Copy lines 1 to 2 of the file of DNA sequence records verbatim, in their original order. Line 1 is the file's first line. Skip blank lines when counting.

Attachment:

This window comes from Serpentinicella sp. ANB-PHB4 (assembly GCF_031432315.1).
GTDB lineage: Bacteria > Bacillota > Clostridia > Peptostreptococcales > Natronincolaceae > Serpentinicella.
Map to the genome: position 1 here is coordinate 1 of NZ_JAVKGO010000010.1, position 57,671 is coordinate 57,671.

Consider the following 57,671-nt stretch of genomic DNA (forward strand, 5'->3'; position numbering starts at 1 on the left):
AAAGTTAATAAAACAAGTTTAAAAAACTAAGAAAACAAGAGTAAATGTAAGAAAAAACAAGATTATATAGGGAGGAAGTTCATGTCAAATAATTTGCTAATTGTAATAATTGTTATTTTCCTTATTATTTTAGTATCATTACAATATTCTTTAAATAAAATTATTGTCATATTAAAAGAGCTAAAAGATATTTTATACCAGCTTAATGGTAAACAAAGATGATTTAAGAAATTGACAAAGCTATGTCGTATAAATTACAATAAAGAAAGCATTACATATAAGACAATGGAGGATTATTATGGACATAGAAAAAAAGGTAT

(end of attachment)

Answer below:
This window comes from Serpentinicella sp. ANB-PHB4 (assembly GCF_031432315.1).
GTDB lineage: Bacteria > Bacillota > Clostridia > Peptostreptococcales > Natronincolaceae > Serpentinicella.